New Orleans Needs To Get Ambitious on Public Safety

Shaun Mena, JD

My heart aches because I am wondering how we got here. “Here,” for New Orleans, is the heinous murder of a mother while her child was in the backseat and the cold-blooded homicide of a food server at Mandina’s. These unconscionable killings occurred blocks from where I grew up and still currently reside in Mid-City. I pause to think about my almost 2-year-old son. We traverse the intersection of Orleans & Broad every day when I’m taking him to school, which is the same location where the young mother was tragically killed. 

Mothers should be able to drive their children around our city without fear of being murdered. Young men should be able to work at a restaurant making an honest living without fear of being murdered. Those basic societal guarantees should, at the very least, be upheld. Would it be nice if there weren’t so many potholes? Sure. Would it be ideal if the streets didn’t flood when there was a really bad downpour? Definitely. However, if we as New Orleanians could make a deal where we will always have to suffer with the two above issues, but we can assure that mothers will always be able to drive their children in absolute safety and young men can work for an honest wage and not be murdered, I’m sure that most of us that truly love this city would accept those terms unconditionally. 

Ambition can be defined as a strong desire to do or to achieve something, typically requiring determination and hard work. 

Ambition is not a bad thing. Ambition as an individual, a community, or a business can lead to benefits for our society as a whole. Ambition has done an immense amount of good for me in my personal life. It took me from being the son of an immigrant father with a 4th grade education to being an attorney today.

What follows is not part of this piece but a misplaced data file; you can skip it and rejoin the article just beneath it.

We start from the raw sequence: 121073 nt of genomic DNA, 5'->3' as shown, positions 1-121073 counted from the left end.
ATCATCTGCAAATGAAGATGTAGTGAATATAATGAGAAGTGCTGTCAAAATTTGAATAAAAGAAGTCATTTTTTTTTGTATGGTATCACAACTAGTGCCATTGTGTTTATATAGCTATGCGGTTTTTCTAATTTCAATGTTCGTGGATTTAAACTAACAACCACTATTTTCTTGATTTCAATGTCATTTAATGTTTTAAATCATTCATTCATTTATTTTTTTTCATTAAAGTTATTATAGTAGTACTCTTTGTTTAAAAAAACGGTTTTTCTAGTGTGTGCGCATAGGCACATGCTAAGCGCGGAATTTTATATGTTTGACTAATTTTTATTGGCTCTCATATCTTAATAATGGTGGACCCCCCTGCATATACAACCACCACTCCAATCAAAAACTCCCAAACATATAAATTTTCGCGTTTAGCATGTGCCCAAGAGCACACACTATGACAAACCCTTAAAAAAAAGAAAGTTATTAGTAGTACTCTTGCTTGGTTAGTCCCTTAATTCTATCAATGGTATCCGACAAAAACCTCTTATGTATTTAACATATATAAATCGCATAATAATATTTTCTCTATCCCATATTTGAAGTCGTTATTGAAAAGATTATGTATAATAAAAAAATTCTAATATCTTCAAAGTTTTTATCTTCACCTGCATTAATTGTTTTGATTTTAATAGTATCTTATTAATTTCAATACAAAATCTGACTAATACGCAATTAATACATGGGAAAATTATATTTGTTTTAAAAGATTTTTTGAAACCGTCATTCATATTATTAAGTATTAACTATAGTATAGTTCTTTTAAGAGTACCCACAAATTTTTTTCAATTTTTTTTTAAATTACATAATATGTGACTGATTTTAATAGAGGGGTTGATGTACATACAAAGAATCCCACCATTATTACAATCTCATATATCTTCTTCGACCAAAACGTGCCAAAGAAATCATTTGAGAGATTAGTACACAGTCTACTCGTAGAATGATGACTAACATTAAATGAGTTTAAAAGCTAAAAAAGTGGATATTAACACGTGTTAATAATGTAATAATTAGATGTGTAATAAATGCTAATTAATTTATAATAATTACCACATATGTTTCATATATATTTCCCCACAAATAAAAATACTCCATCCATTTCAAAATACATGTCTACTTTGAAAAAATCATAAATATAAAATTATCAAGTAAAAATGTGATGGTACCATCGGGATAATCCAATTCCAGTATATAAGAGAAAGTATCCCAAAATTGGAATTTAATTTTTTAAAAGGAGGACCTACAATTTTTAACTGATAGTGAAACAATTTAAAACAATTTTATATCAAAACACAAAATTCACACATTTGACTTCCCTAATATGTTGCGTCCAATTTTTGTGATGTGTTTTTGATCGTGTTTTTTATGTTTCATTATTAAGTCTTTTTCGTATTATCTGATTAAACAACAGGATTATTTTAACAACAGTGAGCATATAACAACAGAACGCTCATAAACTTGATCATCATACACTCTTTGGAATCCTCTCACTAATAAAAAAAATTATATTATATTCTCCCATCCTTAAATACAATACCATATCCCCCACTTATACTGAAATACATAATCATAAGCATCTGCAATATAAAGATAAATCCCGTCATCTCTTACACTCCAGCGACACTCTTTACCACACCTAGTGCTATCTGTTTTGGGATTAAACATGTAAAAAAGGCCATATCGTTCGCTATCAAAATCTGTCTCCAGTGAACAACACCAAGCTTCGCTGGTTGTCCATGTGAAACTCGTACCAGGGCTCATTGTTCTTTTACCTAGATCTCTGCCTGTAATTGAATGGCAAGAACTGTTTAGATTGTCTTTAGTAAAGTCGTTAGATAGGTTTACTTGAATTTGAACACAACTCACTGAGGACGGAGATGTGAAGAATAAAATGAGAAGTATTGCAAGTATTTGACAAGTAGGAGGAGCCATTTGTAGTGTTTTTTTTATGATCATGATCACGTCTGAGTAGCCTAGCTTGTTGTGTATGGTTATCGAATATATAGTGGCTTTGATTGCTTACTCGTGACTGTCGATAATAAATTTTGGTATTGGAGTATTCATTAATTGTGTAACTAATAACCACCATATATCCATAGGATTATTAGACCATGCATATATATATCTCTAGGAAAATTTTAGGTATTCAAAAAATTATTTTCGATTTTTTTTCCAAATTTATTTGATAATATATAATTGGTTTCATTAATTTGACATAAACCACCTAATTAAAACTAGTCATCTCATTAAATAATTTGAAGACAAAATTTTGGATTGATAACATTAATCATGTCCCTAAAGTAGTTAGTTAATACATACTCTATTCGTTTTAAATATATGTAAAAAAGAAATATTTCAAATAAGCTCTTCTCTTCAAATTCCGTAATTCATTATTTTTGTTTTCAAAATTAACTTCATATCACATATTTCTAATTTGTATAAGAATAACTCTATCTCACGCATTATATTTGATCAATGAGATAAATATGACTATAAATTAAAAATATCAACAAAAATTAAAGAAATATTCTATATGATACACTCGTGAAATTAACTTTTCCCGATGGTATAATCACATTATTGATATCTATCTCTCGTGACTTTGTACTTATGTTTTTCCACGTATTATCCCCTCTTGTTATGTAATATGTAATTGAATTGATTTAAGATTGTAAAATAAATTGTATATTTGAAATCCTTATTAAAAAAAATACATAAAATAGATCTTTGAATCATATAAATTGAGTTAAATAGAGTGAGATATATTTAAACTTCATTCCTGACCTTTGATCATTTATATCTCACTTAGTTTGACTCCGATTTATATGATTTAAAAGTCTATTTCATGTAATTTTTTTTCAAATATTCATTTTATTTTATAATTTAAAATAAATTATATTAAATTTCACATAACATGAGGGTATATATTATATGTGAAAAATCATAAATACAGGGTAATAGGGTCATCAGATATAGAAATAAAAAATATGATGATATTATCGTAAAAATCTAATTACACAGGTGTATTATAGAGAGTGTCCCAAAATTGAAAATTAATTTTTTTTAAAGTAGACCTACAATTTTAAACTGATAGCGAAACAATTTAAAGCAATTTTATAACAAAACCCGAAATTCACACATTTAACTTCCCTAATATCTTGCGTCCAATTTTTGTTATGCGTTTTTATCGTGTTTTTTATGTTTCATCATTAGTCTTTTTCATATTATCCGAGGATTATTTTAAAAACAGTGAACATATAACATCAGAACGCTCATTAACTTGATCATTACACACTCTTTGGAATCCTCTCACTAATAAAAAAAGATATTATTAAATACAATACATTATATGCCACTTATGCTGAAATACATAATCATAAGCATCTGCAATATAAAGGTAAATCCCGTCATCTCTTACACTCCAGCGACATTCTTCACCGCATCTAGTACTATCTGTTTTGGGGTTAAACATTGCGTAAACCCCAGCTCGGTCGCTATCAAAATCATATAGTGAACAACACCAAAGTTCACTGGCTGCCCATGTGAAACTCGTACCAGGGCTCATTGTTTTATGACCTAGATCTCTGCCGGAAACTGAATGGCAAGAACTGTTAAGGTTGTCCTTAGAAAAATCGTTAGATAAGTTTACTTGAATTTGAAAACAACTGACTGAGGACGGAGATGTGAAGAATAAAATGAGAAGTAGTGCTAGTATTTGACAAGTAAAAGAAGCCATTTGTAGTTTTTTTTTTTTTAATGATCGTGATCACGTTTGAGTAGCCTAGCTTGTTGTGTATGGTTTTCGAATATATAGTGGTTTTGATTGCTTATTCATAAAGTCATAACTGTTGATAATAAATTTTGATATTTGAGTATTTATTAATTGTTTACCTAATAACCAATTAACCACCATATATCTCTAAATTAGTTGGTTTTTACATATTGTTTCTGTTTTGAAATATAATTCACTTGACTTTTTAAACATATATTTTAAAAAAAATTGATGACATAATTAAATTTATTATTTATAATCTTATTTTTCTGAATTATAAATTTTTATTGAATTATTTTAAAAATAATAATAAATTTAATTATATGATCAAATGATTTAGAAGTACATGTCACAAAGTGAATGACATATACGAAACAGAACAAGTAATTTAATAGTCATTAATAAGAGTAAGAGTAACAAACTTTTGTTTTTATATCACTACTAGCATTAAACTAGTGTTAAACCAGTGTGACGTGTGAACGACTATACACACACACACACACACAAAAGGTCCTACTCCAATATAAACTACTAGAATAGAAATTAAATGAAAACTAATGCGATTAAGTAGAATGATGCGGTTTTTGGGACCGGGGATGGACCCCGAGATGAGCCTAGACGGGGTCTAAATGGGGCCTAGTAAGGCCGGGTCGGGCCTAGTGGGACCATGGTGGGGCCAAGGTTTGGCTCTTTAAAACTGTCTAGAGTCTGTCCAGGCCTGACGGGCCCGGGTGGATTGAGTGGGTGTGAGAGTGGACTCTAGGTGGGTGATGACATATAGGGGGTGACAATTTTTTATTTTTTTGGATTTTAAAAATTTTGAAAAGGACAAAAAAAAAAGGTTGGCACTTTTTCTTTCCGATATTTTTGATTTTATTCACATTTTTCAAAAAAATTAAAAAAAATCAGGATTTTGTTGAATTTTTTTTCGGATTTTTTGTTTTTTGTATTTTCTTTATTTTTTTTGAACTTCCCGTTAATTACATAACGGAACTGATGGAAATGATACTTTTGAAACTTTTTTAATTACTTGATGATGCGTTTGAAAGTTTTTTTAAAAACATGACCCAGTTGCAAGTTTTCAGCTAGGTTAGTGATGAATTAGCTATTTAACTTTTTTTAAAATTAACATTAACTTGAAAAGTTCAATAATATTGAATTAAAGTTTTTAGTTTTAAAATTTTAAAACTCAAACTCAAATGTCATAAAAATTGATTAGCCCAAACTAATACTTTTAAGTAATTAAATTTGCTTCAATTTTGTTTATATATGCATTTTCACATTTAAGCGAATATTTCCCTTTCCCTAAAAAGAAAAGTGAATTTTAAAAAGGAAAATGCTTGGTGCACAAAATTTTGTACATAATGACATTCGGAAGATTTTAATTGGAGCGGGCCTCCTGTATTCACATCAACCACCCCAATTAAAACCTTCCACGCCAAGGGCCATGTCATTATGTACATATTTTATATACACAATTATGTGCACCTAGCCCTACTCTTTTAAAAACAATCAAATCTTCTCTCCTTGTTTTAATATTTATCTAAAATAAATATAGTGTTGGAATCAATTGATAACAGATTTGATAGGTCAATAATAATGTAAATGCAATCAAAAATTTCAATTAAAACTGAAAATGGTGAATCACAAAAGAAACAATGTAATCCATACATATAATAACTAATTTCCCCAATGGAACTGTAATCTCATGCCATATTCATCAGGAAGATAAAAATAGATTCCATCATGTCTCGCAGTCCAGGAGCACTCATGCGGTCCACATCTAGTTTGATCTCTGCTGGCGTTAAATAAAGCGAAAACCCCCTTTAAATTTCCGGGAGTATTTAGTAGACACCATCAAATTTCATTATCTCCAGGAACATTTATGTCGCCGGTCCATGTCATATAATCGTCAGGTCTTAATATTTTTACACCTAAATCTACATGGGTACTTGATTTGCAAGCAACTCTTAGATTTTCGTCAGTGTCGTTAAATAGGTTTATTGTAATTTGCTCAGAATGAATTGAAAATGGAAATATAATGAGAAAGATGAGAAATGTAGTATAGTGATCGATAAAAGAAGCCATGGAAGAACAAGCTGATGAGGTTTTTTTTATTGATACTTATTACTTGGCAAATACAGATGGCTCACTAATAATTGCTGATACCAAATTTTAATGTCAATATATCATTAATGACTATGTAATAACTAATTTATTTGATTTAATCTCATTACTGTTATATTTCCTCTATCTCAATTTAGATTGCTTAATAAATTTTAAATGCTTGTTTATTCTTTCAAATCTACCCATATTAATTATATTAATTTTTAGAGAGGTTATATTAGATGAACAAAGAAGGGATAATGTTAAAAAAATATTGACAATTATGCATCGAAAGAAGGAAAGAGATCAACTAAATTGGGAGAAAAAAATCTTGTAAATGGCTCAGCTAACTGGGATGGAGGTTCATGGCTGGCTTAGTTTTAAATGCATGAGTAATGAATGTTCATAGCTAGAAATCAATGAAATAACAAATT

Ambition took me from growing up in the 5th Ward in the 90’s when it was an overly impoverished community to actually being able to afford to live in the 5th Ward today where it is now a beautifully diverse community referred to as the Mid-City area. 

To be overly dramatic, I would say my ambition saved my life. To be a bit more realistic, I would say it made the 2nd Third of my life much more comfortable than the 1st Third. Which is a win in my book. 

In closing, we can and should have the ambition to do better as a city. 

Whenever any American’s life is taken by another American unnecessarily – whether it is done in the name of the law or in the defiance of law, by one man or a gang, in cold blood or in passion, in an attack of violence or in response to violence – whenever we tear at the fabric of life which another man has painfully and clumsily woven for himself and his children, the whole nation is degraded. – Robert F. Kennedy

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